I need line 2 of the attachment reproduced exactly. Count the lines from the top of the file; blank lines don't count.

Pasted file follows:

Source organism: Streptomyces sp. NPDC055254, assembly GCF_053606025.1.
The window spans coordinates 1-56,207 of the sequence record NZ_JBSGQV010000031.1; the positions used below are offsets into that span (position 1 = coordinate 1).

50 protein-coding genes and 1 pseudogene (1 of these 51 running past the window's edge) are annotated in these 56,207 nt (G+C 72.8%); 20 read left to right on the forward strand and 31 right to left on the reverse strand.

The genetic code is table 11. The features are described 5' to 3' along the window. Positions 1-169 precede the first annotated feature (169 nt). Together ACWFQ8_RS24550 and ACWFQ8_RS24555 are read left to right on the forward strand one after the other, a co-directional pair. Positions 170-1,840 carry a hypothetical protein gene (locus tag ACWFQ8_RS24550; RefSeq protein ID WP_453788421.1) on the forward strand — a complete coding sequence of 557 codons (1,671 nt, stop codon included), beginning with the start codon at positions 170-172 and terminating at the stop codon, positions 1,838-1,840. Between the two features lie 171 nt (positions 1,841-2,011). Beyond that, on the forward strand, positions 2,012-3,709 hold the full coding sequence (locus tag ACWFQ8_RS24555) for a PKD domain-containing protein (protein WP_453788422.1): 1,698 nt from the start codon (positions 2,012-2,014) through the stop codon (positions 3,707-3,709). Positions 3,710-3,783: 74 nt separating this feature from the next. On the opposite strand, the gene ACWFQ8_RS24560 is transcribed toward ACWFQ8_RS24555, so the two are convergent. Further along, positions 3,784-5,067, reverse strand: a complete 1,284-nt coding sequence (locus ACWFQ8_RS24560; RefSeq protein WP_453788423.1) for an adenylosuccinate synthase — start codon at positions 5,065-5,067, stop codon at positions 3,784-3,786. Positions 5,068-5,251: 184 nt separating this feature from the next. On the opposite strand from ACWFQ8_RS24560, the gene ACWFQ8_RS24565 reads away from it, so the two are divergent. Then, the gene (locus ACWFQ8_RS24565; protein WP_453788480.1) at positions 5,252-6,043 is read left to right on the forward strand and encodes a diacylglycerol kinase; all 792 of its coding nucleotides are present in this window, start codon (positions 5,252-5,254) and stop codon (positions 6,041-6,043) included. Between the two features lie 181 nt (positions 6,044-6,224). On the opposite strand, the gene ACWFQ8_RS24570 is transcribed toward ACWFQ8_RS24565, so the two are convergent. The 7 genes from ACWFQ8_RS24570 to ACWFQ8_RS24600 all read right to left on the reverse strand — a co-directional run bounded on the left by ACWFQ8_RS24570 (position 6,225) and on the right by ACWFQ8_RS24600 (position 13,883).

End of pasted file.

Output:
The window spans coordinates 1-56,207 of the sequence record NZ_JBSGQV010000031.1; the positions used below are offsets into that span (position 1 = coordinate 1).